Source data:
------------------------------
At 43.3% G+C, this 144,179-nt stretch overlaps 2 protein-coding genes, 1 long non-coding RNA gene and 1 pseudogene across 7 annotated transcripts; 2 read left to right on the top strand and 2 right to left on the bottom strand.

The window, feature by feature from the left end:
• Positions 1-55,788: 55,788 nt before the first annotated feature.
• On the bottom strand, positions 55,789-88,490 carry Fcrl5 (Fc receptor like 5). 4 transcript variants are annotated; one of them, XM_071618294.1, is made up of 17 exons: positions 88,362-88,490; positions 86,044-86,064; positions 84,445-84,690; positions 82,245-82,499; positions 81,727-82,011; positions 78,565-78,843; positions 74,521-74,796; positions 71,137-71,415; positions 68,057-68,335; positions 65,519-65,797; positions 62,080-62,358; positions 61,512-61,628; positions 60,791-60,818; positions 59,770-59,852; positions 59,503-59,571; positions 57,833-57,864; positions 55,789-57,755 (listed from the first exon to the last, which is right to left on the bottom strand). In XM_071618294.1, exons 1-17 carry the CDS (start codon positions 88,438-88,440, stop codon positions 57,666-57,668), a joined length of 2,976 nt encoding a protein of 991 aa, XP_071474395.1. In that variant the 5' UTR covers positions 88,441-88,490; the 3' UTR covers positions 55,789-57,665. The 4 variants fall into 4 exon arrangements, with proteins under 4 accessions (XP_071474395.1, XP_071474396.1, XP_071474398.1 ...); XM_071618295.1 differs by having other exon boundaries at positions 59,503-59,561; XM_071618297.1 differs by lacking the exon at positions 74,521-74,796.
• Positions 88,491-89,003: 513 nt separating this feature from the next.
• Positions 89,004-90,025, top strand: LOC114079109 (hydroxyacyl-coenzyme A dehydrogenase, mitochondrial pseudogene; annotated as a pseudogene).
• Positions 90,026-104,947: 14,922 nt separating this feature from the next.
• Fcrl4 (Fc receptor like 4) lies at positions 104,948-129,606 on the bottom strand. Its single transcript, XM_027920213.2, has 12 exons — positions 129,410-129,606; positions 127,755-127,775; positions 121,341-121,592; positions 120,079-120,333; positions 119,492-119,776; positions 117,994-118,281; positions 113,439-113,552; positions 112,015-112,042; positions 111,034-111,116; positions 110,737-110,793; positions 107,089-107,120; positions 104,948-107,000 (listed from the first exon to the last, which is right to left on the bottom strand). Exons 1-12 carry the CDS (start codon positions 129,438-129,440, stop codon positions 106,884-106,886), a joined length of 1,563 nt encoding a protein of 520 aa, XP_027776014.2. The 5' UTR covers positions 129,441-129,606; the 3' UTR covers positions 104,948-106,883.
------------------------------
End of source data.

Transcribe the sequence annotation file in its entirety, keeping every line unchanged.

At 43.3% G+C, this 144,179-nt stretch overlaps 2 protein-coding genes, 1 long non-coding RNA gene and 1 pseudogene across 7 annotated transcripts; 2 read left to right on the top strand and 2 right to left on the bottom strand.

The window, feature by feature from the left end:
• Positions 1-55,788: 55,788 nt before the first annotated feature.
• On the bottom strand, positions 55,789-88,490 carry Fcrl5 (Fc receptor like 5). 4 transcript variants are annotated; one of them, XM_071618294.1, is made up of 17 exons: positions 88,362-88,490; positions 86,044-86,064; positions 84,445-84,690; positions 82,245-82,499; positions 81,727-82,011; positions 78,565-78,843; positions 74,521-74,796; positions 71,137-71,415; positions 68,057-68,335; positions 65,519-65,797; positions 62,080-62,358; positions 61,512-61,628; positions 60,791-60,818; positions 59,770-59,852; positions 59,503-59,571; positions 57,833-57,864; positions 55,789-57,755 (listed from the first exon to the last, which is right to left on the bottom strand). In XM_071618294.1, exons 1-17 carry the CDS (start codon positions 88,438-88,440, stop codon positions 57,666-57,668), a joined length of 2,976 nt encoding a protein of 991 aa, XP_071474395.1. In that variant the 5' UTR covers positions 88,441-88,490; the 3' UTR covers positions 55,789-57,665. The 4 variants fall into 4 exon arrangements, with proteins under 4 accessions (XP_071474395.1, XP_071474396.1, XP_071474398.1 ...); XM_071618295.1 differs by having other exon boundaries at positions 59,503-59,561; XM_071618297.1 differs by lacking the exon at positions 74,521-74,796.
• Positions 88,491-89,003: 513 nt separating this feature from the next.
• Positions 89,004-90,025, top strand: LOC114079109 (hydroxyacyl-coenzyme A dehydrogenase, mitochondrial pseudogene; annotated as a pseudogene).
• Positions 90,026-104,947: 14,922 nt separating this feature from the next.
• Fcrl4 (Fc receptor like 4) lies at positions 104,948-129,606 on the bottom strand. Its single transcript, XM_027920213.2, has 12 exons — positions 129,410-129,606; positions 127,755-127,775; positions 121,341-121,592; positions 120,079-120,333; positions 119,492-119,776; positions 117,994-118,281; positions 113,439-113,552; positions 112,015-112,042; positions 111,034-111,116; positions 110,737-110,793; positions 107,089-107,120; positions 104,948-107,000 (listed from the first exon to the last, which is right to left on the bottom strand). Exons 1-12 carry the CDS (start codon positions 129,438-129,440, stop codon positions 106,884-106,886), a joined length of 1,563 nt encoding a protein of 520 aa, XP_027776014.2. The 5' UTR covers positions 129,441-129,606; the 3' UTR covers positions 104,948-106,883.